Commit 3b02cbdc authored by Sven Gestegård Robertz's avatar Sven Gestegård Robertz
Browse files

added readme, updated makefile

parent be0c7a98
# To run: make -f Makefile.threads
# For compiling on PC
PRGS=thread_example thread_example_monitor thread_example_semaphore
......@@ -8,7 +5,6 @@ PRGS=thread_example thread_example_monitor thread_example_semaphore
all: $(PRGS)
CFLAGS+=-g -Wall -Werror -pedantic -pedantic-errors
# Introduction to pthreads
These three examples are aimed at showing
* how to create threads in C using the pthread library
* how to use monitors
* how to use semaphores
Please note that when building programs using the pthread library
it must be linked with `libpthread` by providing the flag `-lpthread`.
See the Makefile for details.
# Creating threads
The `pthread_create()` function,
int pthread_create(pthread_t *thread, const pthread_attr_t *attr,
void *(*start_routine) (void *), void *arg);
starts a new thread in the
calling process. The new thread starts execution by
invoking start_routine(); arg is passed as the sole argument
of start_routine().
The sytax of function pointers in C can be somewhat confusing, but the type
void * (*f)(void *)
declares a pointer, f, which can point to a function with the signature
void* function(void *p);
That is, a function with one `void *` parameter, and return type `void *`.
Before returning, a successful call to `pthread_create()`
stores the ID of the new thread in the buffer pointed to by
thread; this identifier is used to refer to the thread in
subsequent calls to other pthreads functions.
The new thread terminates in one of the following ways:
* It calls `pthread_exit(3),` specifying an exit status value
that is available to another thread in the same process
that calls `pthread_join(3).`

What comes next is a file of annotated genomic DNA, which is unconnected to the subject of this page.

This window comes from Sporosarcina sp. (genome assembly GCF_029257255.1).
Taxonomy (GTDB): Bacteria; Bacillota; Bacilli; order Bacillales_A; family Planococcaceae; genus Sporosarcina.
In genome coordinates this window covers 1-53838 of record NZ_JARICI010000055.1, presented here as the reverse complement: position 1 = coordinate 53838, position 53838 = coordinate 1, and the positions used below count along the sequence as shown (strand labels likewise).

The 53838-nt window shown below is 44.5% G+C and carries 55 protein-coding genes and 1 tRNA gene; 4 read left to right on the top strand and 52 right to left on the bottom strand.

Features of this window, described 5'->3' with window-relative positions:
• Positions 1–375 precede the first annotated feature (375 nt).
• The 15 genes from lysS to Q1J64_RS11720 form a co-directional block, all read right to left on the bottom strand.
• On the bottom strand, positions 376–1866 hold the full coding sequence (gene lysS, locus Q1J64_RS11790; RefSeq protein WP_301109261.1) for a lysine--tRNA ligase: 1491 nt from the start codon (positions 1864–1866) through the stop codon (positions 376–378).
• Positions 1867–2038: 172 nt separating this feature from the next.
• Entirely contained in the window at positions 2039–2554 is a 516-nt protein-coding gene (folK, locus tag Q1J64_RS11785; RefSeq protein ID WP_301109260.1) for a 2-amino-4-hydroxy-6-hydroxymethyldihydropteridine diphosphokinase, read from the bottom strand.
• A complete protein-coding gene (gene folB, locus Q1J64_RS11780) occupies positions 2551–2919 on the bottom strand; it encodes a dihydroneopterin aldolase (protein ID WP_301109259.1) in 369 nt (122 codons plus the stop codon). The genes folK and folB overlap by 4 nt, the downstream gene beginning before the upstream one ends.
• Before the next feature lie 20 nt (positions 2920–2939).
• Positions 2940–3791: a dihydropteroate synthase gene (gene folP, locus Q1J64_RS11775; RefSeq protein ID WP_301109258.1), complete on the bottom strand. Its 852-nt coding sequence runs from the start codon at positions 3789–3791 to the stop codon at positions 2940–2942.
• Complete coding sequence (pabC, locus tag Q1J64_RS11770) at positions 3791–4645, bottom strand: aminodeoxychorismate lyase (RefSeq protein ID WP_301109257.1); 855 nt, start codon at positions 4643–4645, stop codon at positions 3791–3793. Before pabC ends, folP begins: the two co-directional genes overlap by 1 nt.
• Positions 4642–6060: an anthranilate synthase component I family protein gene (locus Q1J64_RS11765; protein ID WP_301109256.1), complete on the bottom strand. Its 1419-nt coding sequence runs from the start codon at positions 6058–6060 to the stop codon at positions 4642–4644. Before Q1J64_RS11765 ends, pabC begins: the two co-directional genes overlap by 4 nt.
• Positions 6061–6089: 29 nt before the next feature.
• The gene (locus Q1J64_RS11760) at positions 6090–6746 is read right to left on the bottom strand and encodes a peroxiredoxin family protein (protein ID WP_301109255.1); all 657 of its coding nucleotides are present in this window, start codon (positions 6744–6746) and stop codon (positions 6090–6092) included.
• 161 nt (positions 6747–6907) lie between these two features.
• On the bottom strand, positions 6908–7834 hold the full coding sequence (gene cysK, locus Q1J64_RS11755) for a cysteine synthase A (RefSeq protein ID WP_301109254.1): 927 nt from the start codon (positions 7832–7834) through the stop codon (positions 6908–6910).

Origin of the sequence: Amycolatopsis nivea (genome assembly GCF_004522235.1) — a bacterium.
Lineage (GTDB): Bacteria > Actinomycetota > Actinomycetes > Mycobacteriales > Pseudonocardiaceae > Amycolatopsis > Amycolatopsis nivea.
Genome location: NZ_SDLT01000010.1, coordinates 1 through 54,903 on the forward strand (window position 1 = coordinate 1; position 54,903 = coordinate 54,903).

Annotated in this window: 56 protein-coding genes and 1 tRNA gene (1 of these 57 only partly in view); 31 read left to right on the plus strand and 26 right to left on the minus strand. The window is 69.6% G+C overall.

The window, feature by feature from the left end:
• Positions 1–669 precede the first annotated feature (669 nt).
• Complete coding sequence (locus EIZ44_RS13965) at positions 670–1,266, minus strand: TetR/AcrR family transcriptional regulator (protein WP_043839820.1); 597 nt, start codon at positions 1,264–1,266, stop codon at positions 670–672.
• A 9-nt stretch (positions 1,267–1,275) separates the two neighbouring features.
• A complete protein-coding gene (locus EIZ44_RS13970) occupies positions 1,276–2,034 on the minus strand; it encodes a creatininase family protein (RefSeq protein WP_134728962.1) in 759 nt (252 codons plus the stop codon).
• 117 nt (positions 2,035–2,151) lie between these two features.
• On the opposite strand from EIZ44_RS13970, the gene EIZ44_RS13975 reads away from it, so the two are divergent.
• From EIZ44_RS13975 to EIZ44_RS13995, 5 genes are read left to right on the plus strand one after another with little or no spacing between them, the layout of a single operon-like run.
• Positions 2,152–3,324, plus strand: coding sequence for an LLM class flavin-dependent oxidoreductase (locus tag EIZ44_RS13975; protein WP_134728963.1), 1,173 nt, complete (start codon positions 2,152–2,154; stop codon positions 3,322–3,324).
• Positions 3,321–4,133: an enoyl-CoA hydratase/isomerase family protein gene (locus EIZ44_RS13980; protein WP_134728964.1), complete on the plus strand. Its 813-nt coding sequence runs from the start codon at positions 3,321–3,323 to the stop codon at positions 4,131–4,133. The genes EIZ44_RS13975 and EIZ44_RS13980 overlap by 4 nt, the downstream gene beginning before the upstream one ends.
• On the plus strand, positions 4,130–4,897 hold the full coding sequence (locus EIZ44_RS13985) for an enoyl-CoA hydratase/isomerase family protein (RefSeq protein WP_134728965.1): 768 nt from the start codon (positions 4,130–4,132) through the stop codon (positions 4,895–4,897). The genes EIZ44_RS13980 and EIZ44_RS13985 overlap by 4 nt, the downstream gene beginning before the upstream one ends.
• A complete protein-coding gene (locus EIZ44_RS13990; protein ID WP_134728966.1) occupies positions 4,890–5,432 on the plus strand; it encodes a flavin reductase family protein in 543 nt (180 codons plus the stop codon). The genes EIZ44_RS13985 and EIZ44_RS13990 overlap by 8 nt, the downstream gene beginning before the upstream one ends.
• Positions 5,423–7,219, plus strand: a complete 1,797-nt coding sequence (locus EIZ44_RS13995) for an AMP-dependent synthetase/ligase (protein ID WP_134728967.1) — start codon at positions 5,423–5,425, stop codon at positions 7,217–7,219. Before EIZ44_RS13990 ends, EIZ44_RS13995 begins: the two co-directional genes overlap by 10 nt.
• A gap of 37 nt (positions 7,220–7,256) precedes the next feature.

* It returns from `start_routine().` This is equivalent to
calling `pthread_exit(3)` with the value supplied in the
return statement.
* It is canceled (see `pthread_cancel(3)).`
* Any of the threads in the process calls `exit(3),` or the
main thread performs a return from `main().` This causes
the termination of all threads in the process.
## Relevant manual pages:
## Minimal example
The file thread_example.c contains a minimal example, showing
how to create a thread, how to pass arguments to the thread function
and how to use `pthread_join()` to wait for a thread to finish.
The code shows two alternatives, one ignoring the return value
by passing `NULL` to `pthread_join(),` and one to get the
value (including the type casting needed to pass an int in
a void*.
# Monitors
The file thread_example_monitor.c shows how to implement
rendez-vous using a monitor (i.e., a pthread mutex and a condition variable).
Note that in pthreads, the condition variable is a separate entity,
and the tie to a certain mutex is done by passing pointers to
both the mutex and the condition variable to pthread_cond_wait().
This allows having more than one condition variable, to make
signalling more fine-grained than notifyAll() in Java.
When allocated on the stack, the mutex and condition can be given
default values using initializer macros:
pthread_mutex_t mtx = PTHREAD_MUTEX_INITIALIZER;
pthread_cond_t cnd = PTHREAD_COND_INITIALIZER;
Another way to initialise a mutex is to use the function
`pthread_mutex_init().` See the man page for details.
By default, a pthread mutex is not recursive, meaning that if a thread
attemtps to lock a mutex it already holds, it will deadlock. To get the
same semantics as java (i.e., a thread can lock the same mutex multiple
times) the mutex must be created as recursive. See the manual page for
## Relevant manual pages:
# Semaphores
The file thread_example_semaphore.c shows an example
using a mutex for mutual exclusion and a semaphore for signalling.
It also shows how to initialize a mutex that is a struct member,
using `pthread_mutex_init()`.
## Relevant manual pages:
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